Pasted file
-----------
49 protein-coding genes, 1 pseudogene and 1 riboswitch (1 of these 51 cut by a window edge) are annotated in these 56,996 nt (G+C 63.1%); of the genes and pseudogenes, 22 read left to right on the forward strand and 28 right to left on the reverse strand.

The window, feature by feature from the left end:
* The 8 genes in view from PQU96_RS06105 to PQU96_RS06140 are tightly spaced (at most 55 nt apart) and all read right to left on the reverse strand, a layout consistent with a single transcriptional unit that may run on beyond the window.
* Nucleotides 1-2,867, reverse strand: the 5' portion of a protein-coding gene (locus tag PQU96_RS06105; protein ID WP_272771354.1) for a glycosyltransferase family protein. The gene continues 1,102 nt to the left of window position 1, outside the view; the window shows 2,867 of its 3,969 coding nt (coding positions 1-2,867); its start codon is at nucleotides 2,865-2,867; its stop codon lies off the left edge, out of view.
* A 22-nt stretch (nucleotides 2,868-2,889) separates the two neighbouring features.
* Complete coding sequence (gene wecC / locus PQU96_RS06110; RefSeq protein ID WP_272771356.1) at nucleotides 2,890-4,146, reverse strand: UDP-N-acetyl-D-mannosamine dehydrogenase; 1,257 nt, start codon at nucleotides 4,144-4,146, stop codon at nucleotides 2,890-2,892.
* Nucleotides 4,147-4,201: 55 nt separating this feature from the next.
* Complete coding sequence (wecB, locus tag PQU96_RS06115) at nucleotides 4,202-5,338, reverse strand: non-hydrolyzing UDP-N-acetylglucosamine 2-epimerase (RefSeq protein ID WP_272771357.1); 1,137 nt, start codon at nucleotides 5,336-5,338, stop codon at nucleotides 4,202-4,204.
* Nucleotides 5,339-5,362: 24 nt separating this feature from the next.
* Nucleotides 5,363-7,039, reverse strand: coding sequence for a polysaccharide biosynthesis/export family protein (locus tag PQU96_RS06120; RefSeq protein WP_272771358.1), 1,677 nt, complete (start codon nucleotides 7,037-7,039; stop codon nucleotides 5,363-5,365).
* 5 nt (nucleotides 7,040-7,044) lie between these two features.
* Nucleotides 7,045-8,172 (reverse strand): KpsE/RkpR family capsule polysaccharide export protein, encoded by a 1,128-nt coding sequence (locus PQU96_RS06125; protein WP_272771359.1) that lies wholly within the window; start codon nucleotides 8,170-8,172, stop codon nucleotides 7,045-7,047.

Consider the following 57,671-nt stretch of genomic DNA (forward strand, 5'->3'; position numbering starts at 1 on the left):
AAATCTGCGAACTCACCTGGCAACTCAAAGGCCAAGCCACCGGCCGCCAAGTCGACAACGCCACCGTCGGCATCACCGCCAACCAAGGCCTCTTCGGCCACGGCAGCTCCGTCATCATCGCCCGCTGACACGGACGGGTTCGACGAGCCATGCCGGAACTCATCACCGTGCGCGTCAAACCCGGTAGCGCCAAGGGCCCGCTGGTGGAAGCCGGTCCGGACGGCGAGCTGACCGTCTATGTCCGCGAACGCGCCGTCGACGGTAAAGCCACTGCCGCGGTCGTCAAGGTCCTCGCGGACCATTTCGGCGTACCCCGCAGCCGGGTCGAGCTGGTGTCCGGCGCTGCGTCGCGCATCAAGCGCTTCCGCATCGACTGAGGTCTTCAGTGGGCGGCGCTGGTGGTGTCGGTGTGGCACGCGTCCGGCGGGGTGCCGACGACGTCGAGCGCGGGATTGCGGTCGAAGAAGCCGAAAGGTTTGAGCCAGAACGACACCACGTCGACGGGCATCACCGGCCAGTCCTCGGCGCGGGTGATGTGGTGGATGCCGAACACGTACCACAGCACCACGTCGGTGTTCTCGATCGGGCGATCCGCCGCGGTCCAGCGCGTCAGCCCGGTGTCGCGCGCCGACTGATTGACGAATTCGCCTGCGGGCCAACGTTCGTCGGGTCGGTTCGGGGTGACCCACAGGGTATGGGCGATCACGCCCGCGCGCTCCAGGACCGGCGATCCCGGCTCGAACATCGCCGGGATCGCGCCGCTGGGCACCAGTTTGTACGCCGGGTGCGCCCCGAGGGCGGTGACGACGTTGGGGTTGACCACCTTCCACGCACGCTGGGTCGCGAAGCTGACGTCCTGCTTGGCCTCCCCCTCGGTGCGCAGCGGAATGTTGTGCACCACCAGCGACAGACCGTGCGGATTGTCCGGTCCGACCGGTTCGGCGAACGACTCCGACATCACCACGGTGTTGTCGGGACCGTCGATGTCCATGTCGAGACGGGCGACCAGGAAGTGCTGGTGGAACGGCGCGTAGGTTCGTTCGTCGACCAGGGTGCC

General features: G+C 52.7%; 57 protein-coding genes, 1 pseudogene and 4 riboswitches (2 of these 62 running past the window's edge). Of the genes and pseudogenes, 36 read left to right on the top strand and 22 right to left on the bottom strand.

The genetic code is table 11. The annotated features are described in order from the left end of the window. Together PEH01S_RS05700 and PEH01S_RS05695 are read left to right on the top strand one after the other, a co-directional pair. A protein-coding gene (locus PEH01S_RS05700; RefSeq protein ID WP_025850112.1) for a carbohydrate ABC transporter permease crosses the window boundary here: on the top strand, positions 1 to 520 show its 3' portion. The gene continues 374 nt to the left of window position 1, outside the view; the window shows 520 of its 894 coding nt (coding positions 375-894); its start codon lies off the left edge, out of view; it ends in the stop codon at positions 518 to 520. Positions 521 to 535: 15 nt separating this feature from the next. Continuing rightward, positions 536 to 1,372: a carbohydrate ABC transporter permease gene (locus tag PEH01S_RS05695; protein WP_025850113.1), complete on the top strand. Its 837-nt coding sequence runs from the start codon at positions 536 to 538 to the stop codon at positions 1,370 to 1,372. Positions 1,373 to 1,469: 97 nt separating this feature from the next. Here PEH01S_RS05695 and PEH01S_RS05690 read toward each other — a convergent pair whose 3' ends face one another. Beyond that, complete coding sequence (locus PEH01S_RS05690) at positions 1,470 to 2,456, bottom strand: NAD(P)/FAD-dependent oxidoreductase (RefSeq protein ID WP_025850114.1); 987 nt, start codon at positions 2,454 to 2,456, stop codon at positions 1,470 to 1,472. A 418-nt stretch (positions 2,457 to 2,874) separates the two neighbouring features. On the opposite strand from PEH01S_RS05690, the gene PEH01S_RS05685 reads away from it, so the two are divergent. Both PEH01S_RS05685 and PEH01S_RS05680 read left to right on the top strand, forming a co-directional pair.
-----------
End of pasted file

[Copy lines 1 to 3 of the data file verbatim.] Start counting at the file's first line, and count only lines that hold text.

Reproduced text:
49 protein-coding genes, 1 pseudogene and 1 riboswitch (1 of these 51 cut by a window edge) are annotated in these 56,996 nt (G+C 63.1%); of the genes and pseudogenes, 22 read left to right on the forward strand and 28 right to left on the reverse strand.

The window, feature by feature from the left end:
* The 8 genes in view from PQU96_RS06105 to PQU96_RS06140 are tightly spaced (at most 55 nt apart) and all read right to left on the reverse strand, a layout consistent with a single transcriptional unit that may run on beyond the window.